Don't be Too Quick to Judge Sweden's Covid-19 Policy
The Nordic country has taken an approach all its own, but it's too soon to tell whether it's right or wrong
In 2008, I concluded that the next major pandemic would arrive before 2021. The very year after this forecast saw a minor event—involving the H1N1 influenza virus—but the 2019 pandemic obviously qualifies as a major global outbreak.
This was no remarkable feat of forecasting, just a simple recognition that pandemics reappear rather frequently. A regrettable corollary is that we remain repeatedly unprepared for their spread and that we mismanage our responses on truly grand scales. But this does not prevent people from making simplistic judgments.
Sweden's response to the COVID-19 virus is a perfect example of this habit. The response has not been decided by politicians, it has not involved major adjustments, and all key decisions have been left to the state epidemiologist, Anders Tegnell, who has relied on appealing to his compatriots to behave responsibly.
COVID Deaths in Sweden
Sweden has followed a policy all its own on COVID-19 and received both praise and blame for it. The point was to keep the pandemic within bounds without greatly infringing personal freedom. The country has indeed suffered a higher mortality rate than its peers, but it is still too early for a final accounting.
Z-Scores (Measures of Excess Mortality) for Some European Countries
Even in Sweden, his approach has not remained unchallenged, but abroad it has elicited two remarkably divergent criticisms. Some say, “They did not resort to any panicky lockdowns, and they are none the worse for it," while others say, “They did not lock down anything, and the consequences have been catastrophic." Neither statement is true, but even an interim appraisal, made in November 2020, shows an outcome that is as singular as it is a part of a larger piece.
To begin with, Sweden shut down high schools and universities, but not grade schools and kindergartens; it restricted very large gatherings, allowed restaurants, shops, and services to remain open, while leaving to the individual the responsibility of limiting smaller gatherings. The early consequence of these decisions seemed severe: Excess mortality began to rise steeply in late March, and in April it reached levels far higher than in any of the country's immediate Nordic neighbors. But by midsummer, cumulative mortalities divided by the size of the population were considerably lower in Sweden than in several populous European nations. By the middle of November, cumulative death rates were twice as high in Belgium, 45 percent higher in Spain, 25 percent higher in the United States, United Kingdom, and Italy (the country with extensive restrictive lockdowns) and 12 percent higher in France. On the other hand, the mortality rate in Finland and Norway was only about 10 percent that of Sweden, and Denmark's rate was about 80 percent lower.
To be sure, though, Sweden is not exactly comparable to the other Nordic countries. For one thing, it has a higher share of people who have immigrated from outside northern Europe, and many of those immigrants have jobs and living arrangements that make them more vulnerable to infection. Similarly, comparisons of excess all-cause mortality (a rate that is better able to capture the actual death toll attributable to the pandemic) show that in October 2020 the Swedish rate was marginally lower than in France, 30 percent lower than in the United States, only half as high as in Spain—but 2.5 times higher than in Finland and five times higher than in Germany.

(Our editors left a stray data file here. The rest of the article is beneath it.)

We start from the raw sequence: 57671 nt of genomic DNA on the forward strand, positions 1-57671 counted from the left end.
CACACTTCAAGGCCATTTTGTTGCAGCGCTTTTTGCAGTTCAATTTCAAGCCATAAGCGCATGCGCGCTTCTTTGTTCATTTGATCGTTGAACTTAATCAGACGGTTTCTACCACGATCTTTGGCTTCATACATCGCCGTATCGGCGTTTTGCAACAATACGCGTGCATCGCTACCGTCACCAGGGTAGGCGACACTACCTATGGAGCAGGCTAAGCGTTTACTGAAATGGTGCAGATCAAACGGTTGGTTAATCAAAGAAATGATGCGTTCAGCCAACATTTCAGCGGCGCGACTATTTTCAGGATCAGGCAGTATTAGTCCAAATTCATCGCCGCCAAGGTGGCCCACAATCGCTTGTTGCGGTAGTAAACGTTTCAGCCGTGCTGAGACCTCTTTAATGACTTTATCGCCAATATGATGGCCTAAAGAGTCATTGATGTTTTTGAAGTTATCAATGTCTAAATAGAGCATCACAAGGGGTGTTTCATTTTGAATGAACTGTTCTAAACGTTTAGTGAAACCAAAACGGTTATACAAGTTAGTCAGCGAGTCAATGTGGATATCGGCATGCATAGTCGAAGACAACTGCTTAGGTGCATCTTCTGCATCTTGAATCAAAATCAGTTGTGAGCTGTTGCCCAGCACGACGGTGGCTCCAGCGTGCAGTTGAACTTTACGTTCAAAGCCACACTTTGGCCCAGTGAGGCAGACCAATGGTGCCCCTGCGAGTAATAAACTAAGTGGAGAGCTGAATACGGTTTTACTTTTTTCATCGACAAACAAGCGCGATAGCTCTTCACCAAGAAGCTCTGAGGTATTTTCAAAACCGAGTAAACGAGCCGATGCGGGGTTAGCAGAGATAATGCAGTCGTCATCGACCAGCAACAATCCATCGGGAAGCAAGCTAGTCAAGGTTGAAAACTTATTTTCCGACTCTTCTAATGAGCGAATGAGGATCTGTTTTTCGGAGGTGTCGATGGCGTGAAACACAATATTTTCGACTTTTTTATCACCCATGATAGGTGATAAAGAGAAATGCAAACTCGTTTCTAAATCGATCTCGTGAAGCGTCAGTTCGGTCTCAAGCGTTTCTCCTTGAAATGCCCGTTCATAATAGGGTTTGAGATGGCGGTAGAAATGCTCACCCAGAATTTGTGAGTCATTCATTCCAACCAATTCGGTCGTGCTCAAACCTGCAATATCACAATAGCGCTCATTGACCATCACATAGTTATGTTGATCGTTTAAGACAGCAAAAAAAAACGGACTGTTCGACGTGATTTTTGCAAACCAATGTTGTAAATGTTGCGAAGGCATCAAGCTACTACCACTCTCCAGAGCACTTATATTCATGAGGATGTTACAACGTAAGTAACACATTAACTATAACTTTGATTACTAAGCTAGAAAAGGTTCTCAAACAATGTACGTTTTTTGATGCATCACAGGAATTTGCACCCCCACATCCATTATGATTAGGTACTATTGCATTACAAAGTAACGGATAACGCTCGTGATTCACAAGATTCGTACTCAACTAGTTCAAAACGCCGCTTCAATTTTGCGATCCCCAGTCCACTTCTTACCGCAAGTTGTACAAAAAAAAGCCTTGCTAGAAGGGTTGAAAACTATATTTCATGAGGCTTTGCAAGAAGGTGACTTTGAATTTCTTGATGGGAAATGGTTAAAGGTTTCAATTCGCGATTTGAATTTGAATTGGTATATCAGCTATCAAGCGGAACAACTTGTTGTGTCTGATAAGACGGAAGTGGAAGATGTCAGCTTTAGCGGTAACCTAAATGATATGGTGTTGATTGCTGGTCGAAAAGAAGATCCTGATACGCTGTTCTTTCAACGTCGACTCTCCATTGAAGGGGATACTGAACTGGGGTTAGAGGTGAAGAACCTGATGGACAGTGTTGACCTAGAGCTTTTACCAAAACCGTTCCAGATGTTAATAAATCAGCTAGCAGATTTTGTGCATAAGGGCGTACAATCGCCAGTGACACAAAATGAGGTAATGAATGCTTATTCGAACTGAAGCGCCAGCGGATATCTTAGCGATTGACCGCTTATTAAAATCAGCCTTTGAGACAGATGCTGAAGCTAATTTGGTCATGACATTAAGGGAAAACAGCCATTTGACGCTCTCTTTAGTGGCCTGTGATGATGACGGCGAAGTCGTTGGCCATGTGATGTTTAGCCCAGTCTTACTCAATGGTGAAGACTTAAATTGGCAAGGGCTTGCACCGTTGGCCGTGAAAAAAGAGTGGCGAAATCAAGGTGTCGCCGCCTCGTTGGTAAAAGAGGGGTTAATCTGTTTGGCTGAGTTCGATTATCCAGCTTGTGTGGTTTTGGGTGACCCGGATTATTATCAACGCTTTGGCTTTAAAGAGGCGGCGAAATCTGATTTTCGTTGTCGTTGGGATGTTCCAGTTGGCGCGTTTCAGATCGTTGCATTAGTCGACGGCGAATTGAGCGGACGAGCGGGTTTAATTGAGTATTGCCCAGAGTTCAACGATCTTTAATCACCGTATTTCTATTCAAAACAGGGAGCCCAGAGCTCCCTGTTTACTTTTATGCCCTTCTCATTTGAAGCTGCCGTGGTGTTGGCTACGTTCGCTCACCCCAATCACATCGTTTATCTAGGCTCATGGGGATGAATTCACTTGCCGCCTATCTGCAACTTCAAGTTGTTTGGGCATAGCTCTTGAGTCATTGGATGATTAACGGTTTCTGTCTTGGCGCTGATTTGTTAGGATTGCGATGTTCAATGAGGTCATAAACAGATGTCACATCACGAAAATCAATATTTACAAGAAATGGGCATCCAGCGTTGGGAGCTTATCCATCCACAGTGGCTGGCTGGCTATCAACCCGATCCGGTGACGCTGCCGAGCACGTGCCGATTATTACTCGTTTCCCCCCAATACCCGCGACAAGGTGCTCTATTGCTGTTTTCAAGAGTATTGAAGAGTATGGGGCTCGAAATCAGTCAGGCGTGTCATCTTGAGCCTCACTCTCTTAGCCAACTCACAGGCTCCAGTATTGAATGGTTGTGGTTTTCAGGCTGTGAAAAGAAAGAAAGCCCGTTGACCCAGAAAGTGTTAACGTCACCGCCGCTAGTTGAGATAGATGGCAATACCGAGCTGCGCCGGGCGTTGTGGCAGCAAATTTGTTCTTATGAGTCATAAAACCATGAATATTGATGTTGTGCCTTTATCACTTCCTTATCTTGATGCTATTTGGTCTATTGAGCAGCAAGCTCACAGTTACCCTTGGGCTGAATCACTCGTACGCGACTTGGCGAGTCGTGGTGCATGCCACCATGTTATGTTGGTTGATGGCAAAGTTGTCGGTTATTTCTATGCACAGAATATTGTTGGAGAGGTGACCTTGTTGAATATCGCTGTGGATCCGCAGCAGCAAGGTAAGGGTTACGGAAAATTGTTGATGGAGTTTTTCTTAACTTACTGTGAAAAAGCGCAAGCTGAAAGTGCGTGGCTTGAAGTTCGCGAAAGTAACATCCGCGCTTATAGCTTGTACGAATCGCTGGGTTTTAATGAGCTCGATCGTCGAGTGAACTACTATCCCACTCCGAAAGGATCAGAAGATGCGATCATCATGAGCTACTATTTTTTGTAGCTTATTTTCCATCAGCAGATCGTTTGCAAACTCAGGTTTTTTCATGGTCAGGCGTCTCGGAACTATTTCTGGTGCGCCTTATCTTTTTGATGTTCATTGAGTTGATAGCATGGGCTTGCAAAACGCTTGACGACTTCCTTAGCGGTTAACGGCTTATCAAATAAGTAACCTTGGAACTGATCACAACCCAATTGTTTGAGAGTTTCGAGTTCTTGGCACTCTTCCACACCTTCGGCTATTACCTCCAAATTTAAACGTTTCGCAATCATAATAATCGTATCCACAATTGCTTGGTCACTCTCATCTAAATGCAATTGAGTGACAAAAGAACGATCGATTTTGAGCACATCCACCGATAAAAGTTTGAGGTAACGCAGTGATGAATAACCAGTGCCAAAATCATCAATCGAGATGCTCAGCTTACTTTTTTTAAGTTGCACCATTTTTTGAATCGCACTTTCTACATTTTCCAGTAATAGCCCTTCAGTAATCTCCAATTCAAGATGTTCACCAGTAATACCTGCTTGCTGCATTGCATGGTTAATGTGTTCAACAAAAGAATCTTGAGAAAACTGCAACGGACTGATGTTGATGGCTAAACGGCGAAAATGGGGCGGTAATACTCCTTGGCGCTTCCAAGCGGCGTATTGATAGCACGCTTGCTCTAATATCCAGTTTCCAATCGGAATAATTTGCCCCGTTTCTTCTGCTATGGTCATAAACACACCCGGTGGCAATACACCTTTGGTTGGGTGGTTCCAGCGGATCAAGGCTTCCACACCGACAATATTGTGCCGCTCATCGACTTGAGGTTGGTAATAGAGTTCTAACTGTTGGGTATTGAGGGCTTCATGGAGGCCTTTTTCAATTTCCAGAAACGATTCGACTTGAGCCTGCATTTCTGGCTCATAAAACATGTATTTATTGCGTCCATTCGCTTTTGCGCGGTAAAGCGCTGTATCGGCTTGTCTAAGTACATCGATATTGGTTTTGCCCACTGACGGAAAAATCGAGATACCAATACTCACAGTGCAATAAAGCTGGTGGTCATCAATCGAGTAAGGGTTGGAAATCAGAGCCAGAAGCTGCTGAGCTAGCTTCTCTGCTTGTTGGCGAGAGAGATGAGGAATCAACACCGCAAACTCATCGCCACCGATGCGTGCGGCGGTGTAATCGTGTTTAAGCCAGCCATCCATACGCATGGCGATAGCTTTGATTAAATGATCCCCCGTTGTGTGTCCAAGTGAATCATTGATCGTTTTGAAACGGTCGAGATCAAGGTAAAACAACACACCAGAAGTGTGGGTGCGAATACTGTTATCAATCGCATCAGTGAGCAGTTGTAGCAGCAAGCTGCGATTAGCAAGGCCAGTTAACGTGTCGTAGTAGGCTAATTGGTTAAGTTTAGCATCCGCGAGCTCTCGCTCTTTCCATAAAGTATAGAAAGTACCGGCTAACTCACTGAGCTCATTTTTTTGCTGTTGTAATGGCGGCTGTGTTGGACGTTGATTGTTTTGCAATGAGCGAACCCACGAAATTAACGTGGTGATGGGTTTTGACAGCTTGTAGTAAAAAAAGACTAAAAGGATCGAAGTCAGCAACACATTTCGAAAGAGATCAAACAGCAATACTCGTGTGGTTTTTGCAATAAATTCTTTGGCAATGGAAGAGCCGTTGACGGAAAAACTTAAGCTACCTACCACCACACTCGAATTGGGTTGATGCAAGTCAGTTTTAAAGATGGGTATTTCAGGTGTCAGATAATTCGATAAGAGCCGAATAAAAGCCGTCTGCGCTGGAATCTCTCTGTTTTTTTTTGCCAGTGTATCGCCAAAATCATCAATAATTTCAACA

EuroMOMO, which monitors mortality, shows Swedish deaths rising substantially above normal from the 13th to the 21st week of 2020, returning within normal range by the 27th week, and steadily declining afterward to below the normally expected rate by the 40th week of 2020. By the 45th week, Swedish mortality remained well below the expected level and even below the Norwegian rate.
Meanwhile France, Italy, Spain and Belgium had, once again, high excess mortalities, and only the Finnish mortality was well below the Swedish rate. The final verdict about Sweden's relative success or indefensible failure is still many months in coming.
Obviously, you can use these comparisons to portray Sweden as either a success (vis-à-vis Spain, the U.K., or the United States) or a failure (vis-à-vis Germany or Finland). But we will have to wait until the second wave of the pandemic has fully asserted itself to see how such comparisons will fare.
This article appears in the January 2021 print issue as “Sweden's COVID Response."
This article was updated on 26 February 2021 to more accurately describe Sweden's immigration situation.
Daily COVID-19 Deaths per Million Inhabitants
Vaclav Smil writes Numbers Don't Lie, IEEE Spectrum's column devoted to the quantitative analysis of the material world. Smil does interdisciplinary research focused primarily on energy, technical innovation, environmental and population change, food and nutrition and on historical aspects of these developments. He has published 40 books and nearly 500 papers on these topics. He is a Distinguished Professor Emeritus at the University of Manitoba and a Fellow of the Royal Society of Canada (Science Academy). In 2010 he was named by Foreign Policy as one of the top 100 global thinkers, in 2013 he was appointed as a Member of the Order of Canada, and in 2015 he received OPEC Award for research on energy. He has also worked as a consultant for many US, EU and international institutions, has been an invited speaker in more than 400 conferences and workshops and has lectured at many universities in the North America, Europe and Asia (particularly in Japan).